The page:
01/09/2012 - Only 20% of the antibiotics sold in the U.S. are given to people who are sick with bacterial infections, such as ear and urinary tract infections and pneumonia. Most of the penicillin, tetracycline and other antibiotic drugs used in this country are given to livestock that are perfectly healthy.
Farmers have been putting these medicines in animal feed since the 1950s. They say the drugs help protect herds from infectious diseases and help animals grow faster.
But for at least 40 years, the U.S. Food and Drug Administration has been concerned that the widespread practice may be fueling the growth of human pathogens that are no longer vulnerable to doctors' front-line drugs.
In the last few weeks, the U.S. Food and Drug Administration has made two rulings addressing the use of antibiotics in animals that will end up as food on our dinner tables:
- On Dec. 22, the FDA pulled the plug on procedures, begun in 1977, that might have ended the practice of feeding penicillin and tetracycline to livestock.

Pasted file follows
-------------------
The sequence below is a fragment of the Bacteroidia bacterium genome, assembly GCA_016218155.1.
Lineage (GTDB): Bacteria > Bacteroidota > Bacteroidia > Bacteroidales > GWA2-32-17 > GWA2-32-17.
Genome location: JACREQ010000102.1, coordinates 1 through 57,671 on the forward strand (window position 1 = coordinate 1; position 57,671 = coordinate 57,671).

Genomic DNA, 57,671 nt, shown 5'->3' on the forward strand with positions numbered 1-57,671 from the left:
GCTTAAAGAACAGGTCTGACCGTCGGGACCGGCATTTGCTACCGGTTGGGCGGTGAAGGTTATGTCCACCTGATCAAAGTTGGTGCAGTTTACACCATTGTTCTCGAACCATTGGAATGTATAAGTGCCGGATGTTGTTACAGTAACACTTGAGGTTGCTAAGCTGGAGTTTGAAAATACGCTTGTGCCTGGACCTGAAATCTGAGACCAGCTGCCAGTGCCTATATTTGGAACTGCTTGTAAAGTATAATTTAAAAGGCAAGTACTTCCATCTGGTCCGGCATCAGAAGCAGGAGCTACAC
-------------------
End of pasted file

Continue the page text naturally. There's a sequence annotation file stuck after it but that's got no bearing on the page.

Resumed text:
- On Jan. 4, the agency issued an order that prohibits certain uses, including preventive uses, of another class of antibiotics also used to treat pneumonia and other infections in people.
The two moves may seem contradictory. But the FDA asserts that both decisions were made in the interest of preserving antibiotics that are medically important for humans.
Some public health advocates agree that the latest moves indicate a new willingness by the government to tackle the longstanding issue.
In finally dropping its long-stalled plans to limit the use of penicillin and tetracycline in farm animals, the FDA signaled that it intends "to regulate more than just a few drugs," said Laura Rogers, who directs the Pew Charitable Trusts' campaign on human health and industrial farming. Seen in that light, last week's ruling limiting the use of cephalosporin antibiotics in agriculture "is the first step toward a broader regulatory approach," she said. (The Pew campaign opposes routine use of antibiotics in food animals.)
Read the full article, FDA Changing Course on Antibiotics in Livestock
, on the Los Angeles Times
' Web site.